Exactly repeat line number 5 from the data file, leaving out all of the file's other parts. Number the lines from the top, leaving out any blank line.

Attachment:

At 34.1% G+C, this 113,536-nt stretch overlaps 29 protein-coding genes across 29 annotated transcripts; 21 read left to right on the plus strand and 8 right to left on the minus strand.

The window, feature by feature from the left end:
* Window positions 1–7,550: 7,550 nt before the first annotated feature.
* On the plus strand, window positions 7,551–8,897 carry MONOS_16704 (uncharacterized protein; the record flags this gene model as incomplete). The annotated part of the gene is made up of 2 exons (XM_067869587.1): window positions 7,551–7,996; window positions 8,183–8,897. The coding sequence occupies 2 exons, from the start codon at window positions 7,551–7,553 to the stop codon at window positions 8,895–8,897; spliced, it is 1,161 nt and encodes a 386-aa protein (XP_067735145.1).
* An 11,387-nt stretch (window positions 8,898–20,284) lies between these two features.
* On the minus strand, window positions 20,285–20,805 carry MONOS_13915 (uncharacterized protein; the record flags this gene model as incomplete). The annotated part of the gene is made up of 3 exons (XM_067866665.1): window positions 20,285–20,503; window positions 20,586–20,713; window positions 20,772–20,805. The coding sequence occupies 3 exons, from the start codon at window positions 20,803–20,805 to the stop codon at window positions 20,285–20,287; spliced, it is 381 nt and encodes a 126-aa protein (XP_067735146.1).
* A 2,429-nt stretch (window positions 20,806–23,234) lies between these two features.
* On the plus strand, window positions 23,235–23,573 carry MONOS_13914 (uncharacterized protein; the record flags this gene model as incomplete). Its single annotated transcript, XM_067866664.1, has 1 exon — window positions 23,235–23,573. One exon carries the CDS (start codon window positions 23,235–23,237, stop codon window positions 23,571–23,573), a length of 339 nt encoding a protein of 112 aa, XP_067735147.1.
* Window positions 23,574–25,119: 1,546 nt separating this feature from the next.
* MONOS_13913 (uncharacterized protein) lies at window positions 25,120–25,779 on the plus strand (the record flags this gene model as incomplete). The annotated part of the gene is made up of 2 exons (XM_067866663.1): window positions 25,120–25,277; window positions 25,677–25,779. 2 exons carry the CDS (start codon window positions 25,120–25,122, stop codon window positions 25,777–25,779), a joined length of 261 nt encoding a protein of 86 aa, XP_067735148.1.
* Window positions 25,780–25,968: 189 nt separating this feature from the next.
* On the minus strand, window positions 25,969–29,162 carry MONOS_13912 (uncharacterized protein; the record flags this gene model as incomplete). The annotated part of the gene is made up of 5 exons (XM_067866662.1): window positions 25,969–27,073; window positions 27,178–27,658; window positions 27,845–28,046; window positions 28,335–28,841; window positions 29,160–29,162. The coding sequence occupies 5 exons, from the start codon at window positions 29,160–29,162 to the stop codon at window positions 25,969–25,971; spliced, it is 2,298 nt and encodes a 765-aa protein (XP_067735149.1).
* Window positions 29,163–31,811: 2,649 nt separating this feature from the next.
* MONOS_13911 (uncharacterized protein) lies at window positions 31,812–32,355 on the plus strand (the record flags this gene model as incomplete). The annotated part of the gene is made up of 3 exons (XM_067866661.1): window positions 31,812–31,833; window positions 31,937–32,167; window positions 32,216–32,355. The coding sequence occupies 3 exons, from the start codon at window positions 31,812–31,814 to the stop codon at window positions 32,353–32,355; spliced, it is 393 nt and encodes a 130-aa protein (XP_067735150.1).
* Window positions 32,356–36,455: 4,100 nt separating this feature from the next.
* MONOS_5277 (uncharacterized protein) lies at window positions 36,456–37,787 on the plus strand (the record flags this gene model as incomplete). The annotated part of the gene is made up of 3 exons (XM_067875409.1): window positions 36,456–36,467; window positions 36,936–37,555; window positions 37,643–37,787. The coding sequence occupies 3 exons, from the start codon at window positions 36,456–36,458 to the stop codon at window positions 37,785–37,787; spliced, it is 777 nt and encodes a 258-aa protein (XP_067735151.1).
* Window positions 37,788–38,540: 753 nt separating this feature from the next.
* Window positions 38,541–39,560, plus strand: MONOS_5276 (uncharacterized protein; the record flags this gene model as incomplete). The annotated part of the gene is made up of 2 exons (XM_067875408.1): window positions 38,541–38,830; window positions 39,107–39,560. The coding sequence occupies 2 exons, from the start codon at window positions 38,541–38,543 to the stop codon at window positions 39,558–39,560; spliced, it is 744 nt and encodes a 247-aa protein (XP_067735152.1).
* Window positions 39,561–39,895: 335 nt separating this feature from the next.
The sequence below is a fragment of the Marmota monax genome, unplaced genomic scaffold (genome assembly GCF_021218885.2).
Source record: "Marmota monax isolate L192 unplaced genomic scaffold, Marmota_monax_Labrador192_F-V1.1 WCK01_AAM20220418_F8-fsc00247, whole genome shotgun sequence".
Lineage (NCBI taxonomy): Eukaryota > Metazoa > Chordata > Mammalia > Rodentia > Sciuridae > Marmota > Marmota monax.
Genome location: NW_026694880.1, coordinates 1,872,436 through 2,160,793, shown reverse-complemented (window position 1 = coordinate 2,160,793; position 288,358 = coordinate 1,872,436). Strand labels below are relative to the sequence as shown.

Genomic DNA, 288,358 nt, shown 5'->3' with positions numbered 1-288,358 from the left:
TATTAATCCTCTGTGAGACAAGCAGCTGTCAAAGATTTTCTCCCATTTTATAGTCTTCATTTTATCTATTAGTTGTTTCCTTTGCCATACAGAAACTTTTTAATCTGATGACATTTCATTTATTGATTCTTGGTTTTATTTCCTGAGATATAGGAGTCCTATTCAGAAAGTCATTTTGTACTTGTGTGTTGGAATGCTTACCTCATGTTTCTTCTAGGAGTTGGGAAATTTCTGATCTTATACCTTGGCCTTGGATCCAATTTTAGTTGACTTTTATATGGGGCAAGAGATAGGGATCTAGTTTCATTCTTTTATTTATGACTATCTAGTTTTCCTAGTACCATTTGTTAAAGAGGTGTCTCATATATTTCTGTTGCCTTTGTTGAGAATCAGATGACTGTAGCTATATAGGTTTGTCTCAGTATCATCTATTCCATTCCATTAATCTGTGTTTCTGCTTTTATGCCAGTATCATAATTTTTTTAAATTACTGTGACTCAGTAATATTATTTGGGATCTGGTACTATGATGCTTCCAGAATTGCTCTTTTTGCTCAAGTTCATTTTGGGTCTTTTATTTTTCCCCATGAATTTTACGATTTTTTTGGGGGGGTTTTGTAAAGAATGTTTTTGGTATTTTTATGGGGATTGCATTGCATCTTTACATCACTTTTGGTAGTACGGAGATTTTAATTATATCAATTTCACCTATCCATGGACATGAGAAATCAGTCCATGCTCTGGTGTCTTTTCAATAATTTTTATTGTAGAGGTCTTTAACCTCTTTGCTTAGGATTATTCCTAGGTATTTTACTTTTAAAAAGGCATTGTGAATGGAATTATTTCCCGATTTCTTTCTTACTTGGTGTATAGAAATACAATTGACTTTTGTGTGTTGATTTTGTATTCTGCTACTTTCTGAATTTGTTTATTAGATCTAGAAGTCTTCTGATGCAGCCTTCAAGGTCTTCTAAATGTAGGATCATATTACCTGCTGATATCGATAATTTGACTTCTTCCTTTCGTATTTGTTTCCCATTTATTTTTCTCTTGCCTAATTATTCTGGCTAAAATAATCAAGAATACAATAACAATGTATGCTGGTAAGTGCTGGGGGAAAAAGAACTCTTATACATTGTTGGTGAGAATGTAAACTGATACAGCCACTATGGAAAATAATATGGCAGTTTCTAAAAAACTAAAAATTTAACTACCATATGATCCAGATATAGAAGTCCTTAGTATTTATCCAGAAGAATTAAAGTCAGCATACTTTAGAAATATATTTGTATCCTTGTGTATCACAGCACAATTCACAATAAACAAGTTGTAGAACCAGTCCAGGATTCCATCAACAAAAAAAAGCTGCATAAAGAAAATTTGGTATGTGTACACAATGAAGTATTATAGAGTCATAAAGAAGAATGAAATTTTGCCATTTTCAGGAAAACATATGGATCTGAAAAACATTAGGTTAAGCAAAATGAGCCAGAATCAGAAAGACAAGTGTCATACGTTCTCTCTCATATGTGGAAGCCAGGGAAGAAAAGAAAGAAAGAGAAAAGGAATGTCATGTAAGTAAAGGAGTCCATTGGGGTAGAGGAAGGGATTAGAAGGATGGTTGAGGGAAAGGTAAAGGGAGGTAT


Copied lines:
* An 11,387-nt stretch (window positions 8,898–20,284) lies between these two features.